Patients with acute low back pain who stay active despite the pain appear to fare better than those who limit their activity. Swedish researchers randomly advised 109 patients to follow one of two courses of action: “Stay active even though it hurts” or “Adjust your activity to the pain.” The patients were asked to keep a diary for seven days, noting how many steps they took each day, to what extent they could carry out their normal activities, and how they felt physically. They also completed a form to show whether they were depressed or not. Despite the pain, the more active group recovered more quickly and did not feel depressed at the end of the trial.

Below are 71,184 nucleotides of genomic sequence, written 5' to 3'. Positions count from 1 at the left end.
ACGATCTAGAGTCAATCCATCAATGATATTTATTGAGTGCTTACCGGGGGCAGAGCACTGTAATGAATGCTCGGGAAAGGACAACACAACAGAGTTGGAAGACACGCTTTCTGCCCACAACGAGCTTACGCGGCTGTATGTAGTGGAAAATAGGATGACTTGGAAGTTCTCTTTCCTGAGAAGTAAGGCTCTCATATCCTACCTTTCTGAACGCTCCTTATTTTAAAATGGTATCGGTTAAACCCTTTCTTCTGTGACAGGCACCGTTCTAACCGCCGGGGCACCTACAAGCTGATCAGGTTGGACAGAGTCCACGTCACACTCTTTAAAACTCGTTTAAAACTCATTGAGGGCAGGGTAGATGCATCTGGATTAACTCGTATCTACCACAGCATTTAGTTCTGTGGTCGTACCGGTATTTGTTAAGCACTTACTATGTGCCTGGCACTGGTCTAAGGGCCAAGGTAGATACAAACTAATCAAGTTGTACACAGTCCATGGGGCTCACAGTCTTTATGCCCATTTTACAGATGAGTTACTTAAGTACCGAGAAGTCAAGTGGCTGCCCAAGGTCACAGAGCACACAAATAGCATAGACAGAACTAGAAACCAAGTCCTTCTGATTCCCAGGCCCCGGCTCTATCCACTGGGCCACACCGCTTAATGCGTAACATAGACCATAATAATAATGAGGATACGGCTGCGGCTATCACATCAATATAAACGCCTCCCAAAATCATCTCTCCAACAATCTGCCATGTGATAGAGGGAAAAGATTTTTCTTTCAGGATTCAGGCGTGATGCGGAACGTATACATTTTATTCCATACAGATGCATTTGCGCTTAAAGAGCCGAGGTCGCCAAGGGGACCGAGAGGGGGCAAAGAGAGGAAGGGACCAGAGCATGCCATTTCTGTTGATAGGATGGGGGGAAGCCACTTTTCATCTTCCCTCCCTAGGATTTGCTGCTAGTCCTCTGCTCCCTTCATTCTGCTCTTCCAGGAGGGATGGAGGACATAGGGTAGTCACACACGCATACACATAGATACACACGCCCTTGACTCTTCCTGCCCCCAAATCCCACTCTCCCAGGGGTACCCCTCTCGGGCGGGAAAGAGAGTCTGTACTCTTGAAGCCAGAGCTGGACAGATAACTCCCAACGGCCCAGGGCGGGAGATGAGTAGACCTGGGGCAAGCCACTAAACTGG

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Participating in a weekly 75-minute yoga class was linked to better back-related function and diminished symptoms from chronic low back pain in the largest-ever randomized controlled trial of yoga in the US. Intensive stretching classes produced similar results. Both types of classes emphasized the torso and legs.